- People in low-resource communities deserve better. Individuals living in health care deserts and/or places with clinician staffing shortages, can access virtual health care when in-person care is not an option. This is especially beneficial for those seeking consultations with specialists and mental health care providers.
How clinicians can make telehealth inclusive.
Addressing health disparities requires care delivery teams to practice through an equitable lens, both in-person and via virtual visits with patients. Here are some tips you can implement for your telehealth delivery:
- Open a dialogue. Ask your patients about any barriers they have about using telemedicine. It could be as obvious as not owning a digital device, or more subtle attitudes towards virtual care in general. By doing this, you can screen each individual for their digital literacy, what access they have to devices and the internet, and any social determinants of health that impact their situation and attitude.
- Clearly explain telehealth as an extension of care. Make sure your patients understand that virtual visits are offered as an addition to in-person care—not as a replacement for face-to-face clinical interactions.
- Provide technical support on both sides. Patients may need ongoing assistance setting up and accessing their telemedicine applications, and as noted earlier, this information should be accessible in languages other than English. It’s also crucial for care delivery staff to be trained in best practices for video visits, both for technical proficiency, as well as video “bedside manner.”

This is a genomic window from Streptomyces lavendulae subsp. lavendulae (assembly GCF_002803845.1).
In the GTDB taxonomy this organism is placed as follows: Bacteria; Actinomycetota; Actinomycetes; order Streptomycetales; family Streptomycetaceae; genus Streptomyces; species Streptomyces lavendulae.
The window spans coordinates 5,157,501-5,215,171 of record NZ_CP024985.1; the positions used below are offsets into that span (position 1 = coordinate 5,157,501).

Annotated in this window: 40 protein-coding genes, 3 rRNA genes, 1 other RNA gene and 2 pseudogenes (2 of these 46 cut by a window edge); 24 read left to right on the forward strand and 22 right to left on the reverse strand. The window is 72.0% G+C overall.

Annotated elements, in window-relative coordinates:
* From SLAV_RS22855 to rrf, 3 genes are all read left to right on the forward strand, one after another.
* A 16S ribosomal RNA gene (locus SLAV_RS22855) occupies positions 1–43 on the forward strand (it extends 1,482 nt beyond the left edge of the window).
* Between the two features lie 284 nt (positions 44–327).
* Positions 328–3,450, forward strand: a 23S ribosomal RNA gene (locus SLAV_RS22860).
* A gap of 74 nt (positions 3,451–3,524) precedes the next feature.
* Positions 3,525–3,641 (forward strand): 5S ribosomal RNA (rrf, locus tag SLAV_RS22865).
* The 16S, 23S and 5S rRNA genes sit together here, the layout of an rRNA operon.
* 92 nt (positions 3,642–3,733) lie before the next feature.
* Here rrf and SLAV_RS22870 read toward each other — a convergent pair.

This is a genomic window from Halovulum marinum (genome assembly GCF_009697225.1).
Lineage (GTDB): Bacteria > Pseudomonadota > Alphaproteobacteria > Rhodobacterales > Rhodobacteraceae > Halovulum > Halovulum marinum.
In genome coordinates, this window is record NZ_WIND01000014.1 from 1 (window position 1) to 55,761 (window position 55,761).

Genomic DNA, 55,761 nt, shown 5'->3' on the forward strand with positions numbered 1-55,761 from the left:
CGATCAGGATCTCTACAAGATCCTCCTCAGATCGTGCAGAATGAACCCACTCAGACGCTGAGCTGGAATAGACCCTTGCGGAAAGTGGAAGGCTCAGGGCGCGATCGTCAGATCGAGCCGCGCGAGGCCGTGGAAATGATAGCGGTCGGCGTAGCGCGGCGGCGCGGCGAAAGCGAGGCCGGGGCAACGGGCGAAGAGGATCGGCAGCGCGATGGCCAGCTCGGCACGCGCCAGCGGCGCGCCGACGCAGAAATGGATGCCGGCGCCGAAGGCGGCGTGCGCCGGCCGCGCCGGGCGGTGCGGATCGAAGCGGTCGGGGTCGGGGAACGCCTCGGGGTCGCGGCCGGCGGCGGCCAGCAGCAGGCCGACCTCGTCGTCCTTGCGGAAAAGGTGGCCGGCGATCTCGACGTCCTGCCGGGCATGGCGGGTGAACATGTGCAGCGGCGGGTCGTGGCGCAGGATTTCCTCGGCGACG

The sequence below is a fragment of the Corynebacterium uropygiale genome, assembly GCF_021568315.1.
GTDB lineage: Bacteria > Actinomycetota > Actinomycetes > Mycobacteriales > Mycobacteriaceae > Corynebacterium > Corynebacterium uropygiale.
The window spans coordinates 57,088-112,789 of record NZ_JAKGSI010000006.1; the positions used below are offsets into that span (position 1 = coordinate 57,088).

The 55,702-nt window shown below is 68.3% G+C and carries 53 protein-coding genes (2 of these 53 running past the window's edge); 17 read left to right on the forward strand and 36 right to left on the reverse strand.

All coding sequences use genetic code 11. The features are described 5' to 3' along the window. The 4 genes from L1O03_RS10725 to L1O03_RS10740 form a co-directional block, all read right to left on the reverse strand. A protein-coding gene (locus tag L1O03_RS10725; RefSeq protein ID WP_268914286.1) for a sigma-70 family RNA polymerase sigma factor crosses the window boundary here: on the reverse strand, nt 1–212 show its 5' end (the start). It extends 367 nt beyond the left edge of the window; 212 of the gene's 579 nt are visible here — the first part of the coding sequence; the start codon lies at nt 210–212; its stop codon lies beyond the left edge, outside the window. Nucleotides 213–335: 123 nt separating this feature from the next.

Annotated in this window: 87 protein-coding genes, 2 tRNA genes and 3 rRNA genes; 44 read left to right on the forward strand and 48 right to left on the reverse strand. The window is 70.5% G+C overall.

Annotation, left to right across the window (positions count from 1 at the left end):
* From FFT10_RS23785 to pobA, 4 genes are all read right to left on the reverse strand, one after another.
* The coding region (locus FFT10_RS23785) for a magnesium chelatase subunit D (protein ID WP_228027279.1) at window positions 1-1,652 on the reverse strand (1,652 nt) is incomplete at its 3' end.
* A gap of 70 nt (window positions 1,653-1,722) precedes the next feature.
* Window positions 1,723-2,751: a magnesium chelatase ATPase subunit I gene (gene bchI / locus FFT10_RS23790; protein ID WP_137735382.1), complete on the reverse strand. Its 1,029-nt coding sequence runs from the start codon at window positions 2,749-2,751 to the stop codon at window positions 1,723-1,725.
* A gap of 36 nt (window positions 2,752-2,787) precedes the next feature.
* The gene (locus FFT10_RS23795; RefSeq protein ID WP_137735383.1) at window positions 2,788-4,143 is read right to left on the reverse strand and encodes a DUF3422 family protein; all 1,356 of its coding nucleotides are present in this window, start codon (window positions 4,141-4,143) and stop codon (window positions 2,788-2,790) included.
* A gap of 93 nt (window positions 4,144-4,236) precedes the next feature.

- Use applications that support the use of third-party interpreters. Adopting a sustainable translation solution for virtual care can take the burden off of the patient as well as your staff.
- Proactively plan to reduce clinician burnout. While telemedicine has helped mitigate the symptoms of physician burnout by offering more flexibility and autonomy, “Zoom fatigue,” adopting new electronic health record systems, and navigating new billing and reimbursement codes can bring on mental exhaustion. Make sure that telehealth workflows support your whole care delivery team.
- Connect patients to local resources. Whether it’s information regarding reduced-cost broadband, digital hubs supported by libraries or community groups, or digital training programs, having a list of local resources can be extremely helpful to patients.
- Advocate for changes to policy that make the internet an essential free or low-cost service. Support programs like the Affordable Connectivity Program (ACP), Emergency Connectivity Fund, and the E-Rate Program for schools and libraries, which are working toward making broadband more affordable and making digital devices more accessible.
- Stay flexible. Building a one-size-fits-all approach to telemedicine won’t support your most vulnerable patients in the long run. Have a backup plan for individuals who have difficulty accessing video visits, and make sure non-clinical staff are set up to troubleshoot technical issues, ideally prior to a patient’s appointment.
- Cultural competence is key to better telemedicine outcomes. When patients feel more comfortable with their health care provider, either because of a shared identity, or because the clinician is actively practicing cultural humility, they are more likely to adhere to treatment recommendations.
As telehealth continues to expand, we should keep inclusivity as a top priority, and ensure all communities have access to this evolving technology. Telemedicine has the potential to address long standing health inequities, but that’s only possible by being mindful of the needs of each individual patient.